The Algerine cruisers took three American vessels, of which two werebrought into port and condemned; the crew of the third the schoonerMary Anne, rose upon their captors, killed four of them, and havingset the remaining four adrift in a boat, carried the vessel safe intoNaples. As soon as the Dey received the news of this, he ordered theAmerican Consul instantly to pay sixteen thousand dollars assatisfaction for the lives of his eight subjects. Mr. Lear endeavoredto obtain a delay until he could receive the orders of his government;but he was threatened with imprisonment, and a number of ships of warwere ready to sail for the purpose of plundering American vessels; hetherefore, after a formal protest, paid the sixteen thousand dollarsfor the Algerines killed, as well as the whole amount of the tributethen due.
Shortly after this occurrence, on the 7th of November, 1808, theTurkish soldiery revolted, and having killed Achmet, placed in hisstead Ali the keeper of a small mosque. What were their reasons forsuch a choice cannot be stated, but the expectations of the Turks seemnot to have been fulfilled; for on the 4th of March, 1809, theyquietly took their sovereign to the common house of correction, andthere strangled him. They then raised to the throne a decrepid old mannamed Hadji Ali, whose character was much more conformable with theirwishes, for he proved to be one of the most energetic, as well as mostferocious tyrants ever known even in Algiers. He determined to revivethe old glory of his state, and again to offer to all Christiannations the alternative of war or tribute.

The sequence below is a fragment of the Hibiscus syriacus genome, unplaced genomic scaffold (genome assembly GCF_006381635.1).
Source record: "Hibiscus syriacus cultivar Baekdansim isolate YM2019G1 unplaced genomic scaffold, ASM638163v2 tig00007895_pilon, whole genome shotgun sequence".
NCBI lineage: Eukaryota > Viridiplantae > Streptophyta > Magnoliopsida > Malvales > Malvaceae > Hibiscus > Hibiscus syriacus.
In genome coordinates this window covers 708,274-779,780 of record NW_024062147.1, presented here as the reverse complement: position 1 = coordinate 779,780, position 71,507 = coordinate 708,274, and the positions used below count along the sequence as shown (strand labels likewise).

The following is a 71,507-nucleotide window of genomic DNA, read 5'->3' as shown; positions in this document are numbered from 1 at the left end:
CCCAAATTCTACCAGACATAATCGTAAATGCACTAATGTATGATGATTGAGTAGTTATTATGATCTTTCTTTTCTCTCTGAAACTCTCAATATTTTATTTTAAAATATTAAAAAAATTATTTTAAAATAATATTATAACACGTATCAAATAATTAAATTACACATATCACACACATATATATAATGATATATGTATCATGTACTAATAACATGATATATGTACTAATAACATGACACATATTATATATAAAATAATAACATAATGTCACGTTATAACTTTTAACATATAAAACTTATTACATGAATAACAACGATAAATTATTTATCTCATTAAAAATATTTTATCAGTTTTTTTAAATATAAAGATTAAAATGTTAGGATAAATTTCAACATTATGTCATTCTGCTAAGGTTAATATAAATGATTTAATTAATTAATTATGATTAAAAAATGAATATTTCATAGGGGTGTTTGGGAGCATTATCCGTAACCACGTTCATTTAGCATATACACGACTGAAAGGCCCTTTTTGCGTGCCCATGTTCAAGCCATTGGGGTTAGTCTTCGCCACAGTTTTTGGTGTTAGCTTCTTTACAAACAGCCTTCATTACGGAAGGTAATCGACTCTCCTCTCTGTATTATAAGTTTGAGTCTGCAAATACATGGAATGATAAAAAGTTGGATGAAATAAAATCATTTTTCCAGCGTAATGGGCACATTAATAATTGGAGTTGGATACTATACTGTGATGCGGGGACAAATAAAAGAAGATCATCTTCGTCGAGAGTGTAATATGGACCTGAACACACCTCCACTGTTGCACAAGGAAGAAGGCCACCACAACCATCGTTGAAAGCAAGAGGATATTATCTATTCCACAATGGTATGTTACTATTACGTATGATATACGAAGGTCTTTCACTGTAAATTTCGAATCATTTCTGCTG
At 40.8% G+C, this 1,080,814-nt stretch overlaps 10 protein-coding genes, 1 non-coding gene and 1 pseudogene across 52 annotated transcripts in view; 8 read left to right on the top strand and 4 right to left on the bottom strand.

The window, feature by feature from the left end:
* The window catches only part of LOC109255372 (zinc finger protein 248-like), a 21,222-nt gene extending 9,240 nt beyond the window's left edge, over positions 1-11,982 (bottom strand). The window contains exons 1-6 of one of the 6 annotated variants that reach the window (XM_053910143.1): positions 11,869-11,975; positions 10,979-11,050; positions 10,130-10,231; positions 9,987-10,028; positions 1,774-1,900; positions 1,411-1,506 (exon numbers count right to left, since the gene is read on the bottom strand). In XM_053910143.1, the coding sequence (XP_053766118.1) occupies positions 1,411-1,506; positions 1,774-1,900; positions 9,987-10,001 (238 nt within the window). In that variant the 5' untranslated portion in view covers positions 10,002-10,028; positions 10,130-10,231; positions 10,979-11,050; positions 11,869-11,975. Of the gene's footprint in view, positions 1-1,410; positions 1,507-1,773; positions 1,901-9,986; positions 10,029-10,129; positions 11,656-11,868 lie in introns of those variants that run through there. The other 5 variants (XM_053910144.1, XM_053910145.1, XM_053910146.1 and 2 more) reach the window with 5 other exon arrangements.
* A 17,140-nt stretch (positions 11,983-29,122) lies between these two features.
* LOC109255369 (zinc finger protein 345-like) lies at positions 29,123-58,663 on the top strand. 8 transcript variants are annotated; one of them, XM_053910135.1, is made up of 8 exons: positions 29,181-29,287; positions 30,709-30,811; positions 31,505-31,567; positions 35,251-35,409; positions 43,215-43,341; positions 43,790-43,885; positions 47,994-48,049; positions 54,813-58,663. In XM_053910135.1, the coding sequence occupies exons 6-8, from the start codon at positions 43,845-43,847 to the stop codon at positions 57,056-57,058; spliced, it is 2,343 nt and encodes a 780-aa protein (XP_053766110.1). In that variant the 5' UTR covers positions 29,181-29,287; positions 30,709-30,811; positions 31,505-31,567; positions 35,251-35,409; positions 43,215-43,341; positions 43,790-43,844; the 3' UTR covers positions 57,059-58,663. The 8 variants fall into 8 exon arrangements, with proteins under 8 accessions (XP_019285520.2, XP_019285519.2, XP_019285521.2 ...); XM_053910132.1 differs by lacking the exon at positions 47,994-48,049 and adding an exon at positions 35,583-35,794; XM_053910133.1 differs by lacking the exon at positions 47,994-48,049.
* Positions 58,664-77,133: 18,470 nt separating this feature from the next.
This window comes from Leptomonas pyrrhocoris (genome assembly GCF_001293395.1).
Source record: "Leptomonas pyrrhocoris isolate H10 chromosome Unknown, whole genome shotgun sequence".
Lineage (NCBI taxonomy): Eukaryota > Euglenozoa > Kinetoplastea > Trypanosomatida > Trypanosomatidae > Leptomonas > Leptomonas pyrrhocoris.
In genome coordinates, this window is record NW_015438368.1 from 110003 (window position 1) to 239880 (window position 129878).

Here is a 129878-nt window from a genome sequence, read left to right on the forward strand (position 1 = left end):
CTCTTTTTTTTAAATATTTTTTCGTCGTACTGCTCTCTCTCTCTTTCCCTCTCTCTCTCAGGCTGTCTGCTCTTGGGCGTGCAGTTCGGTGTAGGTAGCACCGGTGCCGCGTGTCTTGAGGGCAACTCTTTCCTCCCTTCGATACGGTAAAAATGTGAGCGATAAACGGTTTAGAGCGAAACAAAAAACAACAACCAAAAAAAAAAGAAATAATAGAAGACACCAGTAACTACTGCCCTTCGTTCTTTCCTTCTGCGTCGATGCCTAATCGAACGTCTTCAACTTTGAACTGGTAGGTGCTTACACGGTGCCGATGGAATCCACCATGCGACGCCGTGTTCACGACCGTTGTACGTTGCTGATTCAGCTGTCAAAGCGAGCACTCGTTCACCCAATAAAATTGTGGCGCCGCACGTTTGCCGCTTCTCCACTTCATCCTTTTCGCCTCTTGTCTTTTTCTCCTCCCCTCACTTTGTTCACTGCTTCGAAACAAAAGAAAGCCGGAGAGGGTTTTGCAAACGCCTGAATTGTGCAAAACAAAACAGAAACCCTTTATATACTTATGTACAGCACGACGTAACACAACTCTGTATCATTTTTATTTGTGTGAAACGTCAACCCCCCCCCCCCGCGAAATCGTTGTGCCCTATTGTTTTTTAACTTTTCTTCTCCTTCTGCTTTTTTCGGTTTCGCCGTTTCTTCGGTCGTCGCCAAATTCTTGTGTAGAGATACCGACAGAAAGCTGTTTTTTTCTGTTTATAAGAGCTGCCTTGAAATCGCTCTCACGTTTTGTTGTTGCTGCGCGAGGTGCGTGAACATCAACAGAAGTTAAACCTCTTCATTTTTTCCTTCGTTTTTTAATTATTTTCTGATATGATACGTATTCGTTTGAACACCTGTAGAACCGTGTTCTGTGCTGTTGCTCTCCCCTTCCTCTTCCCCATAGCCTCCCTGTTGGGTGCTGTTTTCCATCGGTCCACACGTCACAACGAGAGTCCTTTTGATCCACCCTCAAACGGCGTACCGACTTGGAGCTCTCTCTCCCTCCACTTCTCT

Great Britain and France were at that time the only commercial nationsat peace with Algiers and paying no fixed tribute, yet they vied witheach other in the richness of their presents, which were made withgreat regularity on all public occasions. Great Britain too, passivelyencouraged the piratical propensity of the Algerines, by allowing themto plunder and carry off the miserable inhabitants of the territorieswhich were occupied by her troops and at least nominally under herprotection, while France and the countries subject to or in alliancewith her, were secure from such depredations. The British did more;for in 1810,—when neutral commerce had been extinguished, and theresources of Algiers were in consequence almost cut off, as neithercould tribute be sent nor compensation be obtained for it bypiracy—at this conjuncture two large ships and a brig entered theharbor, laden with warlike munitions, the whole sent as a present tothe Dey from the government of Great Britain. Seventy thousand dollarswere soon after received through the agency of the same governmentfrom Spain, in satisfaction for a pretended injury committed by aSpanish vessel.